I am the first to admit that my strength’s in the kitchen are centered around the sweet stuff. Last time I cooked fish it was a disaster! But I do try and sometimes I actually succeed and this was definitely one of those times. In the penultimate edition of Gourmet quite a few things caught my eye and have been added to my “to cook” list but this was the first I decided to tackle. I had been wanting to try gnocchi for quite a while both because i’ve never eaten it and wanted to try making it. It also seemed like a perfect autumn dish what with the main ingredients being gnocchi sage and chestnut – cant really get much more on season than that in my mind. I cooked this for my parents and it went down very well, it is definitely going in my “will cook again” selection. The one thing that made this more difficult than it should have been was the fact I don’t have a potato ricer. I decided that rather than buying (even a really cheap) one decided to try and pass the potato through a colander. It took forever and my arm got a great work-out. I will shortly be buying a ricer and would not suggest you try to do as I did, but I strongly encourage you to try this recipe.
1 1/4 lb russet (baking potatoes)
1 (3/4-lb) sweet potato
1 large egg
1/2 teaspoon grated nutmeg
1/3 cup grated Parmigiano-Reggiano plus more for serving
1 1/2 to 2 cups all-purpose flour plus more for dusting
1/3 cup extra-virgin olive oil
1 cup sage leaves (from 1 bunch)
1/3 cup bottled roasted chestnuts, very thinly sliced with an adjustable-blade slicer or a sharp vegetable peeler
2 tablespoons unsalted butter
1. Preheat the oven to 450F/232C with a rack in the middle.
2. Pierce the russet and sweet potatoes in several places with a fork, then bake in 4-sided sheet pan until just tender, 45 minutes to 1 hour. Cool potatoes slightly, then peel and force through ricer into sheet pan, spreading in an even layer. Cool potatoes completely.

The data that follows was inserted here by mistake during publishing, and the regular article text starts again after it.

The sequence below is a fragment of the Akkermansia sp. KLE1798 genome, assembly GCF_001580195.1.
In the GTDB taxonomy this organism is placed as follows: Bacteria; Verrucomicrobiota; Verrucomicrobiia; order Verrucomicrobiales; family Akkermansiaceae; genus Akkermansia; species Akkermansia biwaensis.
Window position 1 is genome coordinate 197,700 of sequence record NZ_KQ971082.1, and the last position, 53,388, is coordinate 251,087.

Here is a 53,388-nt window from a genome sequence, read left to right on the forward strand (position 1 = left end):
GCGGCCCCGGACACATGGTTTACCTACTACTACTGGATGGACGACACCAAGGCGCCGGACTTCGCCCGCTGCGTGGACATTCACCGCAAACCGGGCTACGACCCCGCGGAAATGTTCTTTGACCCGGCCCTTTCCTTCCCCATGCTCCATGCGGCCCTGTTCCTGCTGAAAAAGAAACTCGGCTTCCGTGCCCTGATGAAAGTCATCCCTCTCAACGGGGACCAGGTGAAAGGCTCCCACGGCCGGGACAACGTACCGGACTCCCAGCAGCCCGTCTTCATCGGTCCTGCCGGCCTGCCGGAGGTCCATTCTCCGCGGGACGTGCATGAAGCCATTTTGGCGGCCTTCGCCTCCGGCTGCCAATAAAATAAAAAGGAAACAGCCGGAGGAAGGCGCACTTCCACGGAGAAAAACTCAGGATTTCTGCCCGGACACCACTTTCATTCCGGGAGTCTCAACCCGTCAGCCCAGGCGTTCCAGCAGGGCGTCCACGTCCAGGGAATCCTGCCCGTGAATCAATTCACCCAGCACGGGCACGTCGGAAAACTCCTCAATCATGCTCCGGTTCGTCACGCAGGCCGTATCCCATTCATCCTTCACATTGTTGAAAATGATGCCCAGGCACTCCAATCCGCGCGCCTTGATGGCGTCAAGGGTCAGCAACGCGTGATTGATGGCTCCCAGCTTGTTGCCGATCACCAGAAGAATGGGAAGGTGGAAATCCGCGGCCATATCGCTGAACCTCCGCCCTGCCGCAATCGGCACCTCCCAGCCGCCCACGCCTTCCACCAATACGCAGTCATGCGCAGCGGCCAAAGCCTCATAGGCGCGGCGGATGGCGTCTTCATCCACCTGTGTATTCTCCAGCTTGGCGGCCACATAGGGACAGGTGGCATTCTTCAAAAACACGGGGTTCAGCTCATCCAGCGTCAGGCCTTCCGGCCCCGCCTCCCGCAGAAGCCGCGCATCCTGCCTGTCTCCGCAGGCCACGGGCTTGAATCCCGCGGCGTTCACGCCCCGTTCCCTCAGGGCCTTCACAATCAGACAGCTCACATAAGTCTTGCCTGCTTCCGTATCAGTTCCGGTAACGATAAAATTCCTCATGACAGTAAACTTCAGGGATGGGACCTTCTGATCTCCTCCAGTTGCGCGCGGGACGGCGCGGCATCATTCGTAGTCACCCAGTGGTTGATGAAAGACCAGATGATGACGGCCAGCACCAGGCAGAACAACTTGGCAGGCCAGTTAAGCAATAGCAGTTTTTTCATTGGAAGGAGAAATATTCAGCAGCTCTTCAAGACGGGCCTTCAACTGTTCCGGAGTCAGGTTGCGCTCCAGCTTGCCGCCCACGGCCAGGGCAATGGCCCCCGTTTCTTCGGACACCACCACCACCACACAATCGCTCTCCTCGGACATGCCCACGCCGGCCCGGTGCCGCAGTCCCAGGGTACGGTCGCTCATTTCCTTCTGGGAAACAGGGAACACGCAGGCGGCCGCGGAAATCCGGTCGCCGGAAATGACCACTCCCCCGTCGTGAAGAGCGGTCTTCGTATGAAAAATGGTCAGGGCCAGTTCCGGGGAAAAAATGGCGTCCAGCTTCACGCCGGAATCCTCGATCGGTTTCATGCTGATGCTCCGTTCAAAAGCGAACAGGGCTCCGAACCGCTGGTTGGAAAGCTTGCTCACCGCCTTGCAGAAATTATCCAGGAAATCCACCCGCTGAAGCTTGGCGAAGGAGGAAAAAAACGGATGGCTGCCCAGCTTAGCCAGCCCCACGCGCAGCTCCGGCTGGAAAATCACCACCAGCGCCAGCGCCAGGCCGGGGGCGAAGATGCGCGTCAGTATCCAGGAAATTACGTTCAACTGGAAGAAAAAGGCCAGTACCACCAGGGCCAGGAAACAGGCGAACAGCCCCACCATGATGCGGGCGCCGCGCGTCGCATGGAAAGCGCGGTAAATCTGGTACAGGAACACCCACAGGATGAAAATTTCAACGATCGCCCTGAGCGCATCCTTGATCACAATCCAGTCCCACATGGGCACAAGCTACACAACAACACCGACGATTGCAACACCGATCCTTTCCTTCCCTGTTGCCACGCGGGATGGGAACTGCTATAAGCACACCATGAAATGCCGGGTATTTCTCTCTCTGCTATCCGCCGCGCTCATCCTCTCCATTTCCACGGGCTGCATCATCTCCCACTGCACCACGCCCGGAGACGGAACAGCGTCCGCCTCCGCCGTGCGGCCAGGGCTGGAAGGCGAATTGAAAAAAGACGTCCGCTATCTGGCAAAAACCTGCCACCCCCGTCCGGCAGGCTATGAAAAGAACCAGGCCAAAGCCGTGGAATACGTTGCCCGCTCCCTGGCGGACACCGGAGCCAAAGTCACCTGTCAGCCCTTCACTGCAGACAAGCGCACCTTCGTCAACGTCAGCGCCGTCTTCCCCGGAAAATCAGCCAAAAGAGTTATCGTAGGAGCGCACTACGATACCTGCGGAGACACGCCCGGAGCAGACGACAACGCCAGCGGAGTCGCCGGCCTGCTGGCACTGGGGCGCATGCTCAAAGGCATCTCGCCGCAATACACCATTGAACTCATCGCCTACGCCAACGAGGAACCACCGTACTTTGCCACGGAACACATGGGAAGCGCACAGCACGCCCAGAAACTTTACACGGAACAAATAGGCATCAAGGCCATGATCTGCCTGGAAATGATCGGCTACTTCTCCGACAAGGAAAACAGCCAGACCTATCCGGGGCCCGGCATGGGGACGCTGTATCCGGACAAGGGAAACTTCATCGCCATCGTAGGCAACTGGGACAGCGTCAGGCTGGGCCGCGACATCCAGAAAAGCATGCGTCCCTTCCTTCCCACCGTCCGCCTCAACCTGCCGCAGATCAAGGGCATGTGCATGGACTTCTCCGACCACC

3. Lightly flour 2 or 3 large baking sheets or line with parchment paper.
4. Beat together egg, nutmeg, 1 tsp salt, and 1/2 tsp pepper in a small bowl.
5. Gather potatoes into a mound in sheet pan, using a pastry scraper if you have one, and form a well in the center. Pour egg mixture into well, then knead into potatoes. Knead in the cheese and flour, adding more flour as necessary, until mixture forms a smooth but slightly sticky dough. Dust top lightly with some of the flour
6. Cut dough into 6 pieces. Form 1 piece of dough into a 1/2-inch-thick rope on a lightly floured surface. Cut rope into 1/2-inch pieces. Gently roll each piece ball and lightly dust with flour. Repeat with remaining flour.
7. Turn a fork over and hold at a 45 degree angle, with tips of tines touching work surface. Working with 1 at a time, roll gnocchi down fork tines, pressing with your thumb, to make ridges on one side. Transfer gnocchi as formed to baking sheets.
8. Heat oil in a 12-inch heavy skillet over medium heat until it shimmer. Fry the sage leaves in 3 batches, stirring, until they turn just a shade lighter and crisp (they will continue to crisp as they cool) about 30 seconds a batch. Transfer to paper towels to drain. Season lightly with salt.
9. Repeat in the exact same way with the chestnuts, cooking them till golden and crisp for 30 seconds, reserve the oil.
10. Add the butter to the oil with 1/2 tsp salt and cook until golden brown, 1-2 minutes. Remove from heat.
11. Add half of the gnocchi to a pasta pot of well-salted water and stir. Cook until they float to the surface, about 3 minutes. Transfer with a slotted spoon to the pan with the sauce. Continue until all the gnocchi is cooked. Heat the gnocchi in the pan over medium heat stirring to coat.
12. Serve sprinkled with fried sage, chestnuts and grated cheese.
Note: Uncooked gnocchi can be frozen (first in 1 layer on a baking sheet then transferred to a sealable bag) up to a month. Do not thaw before cooking.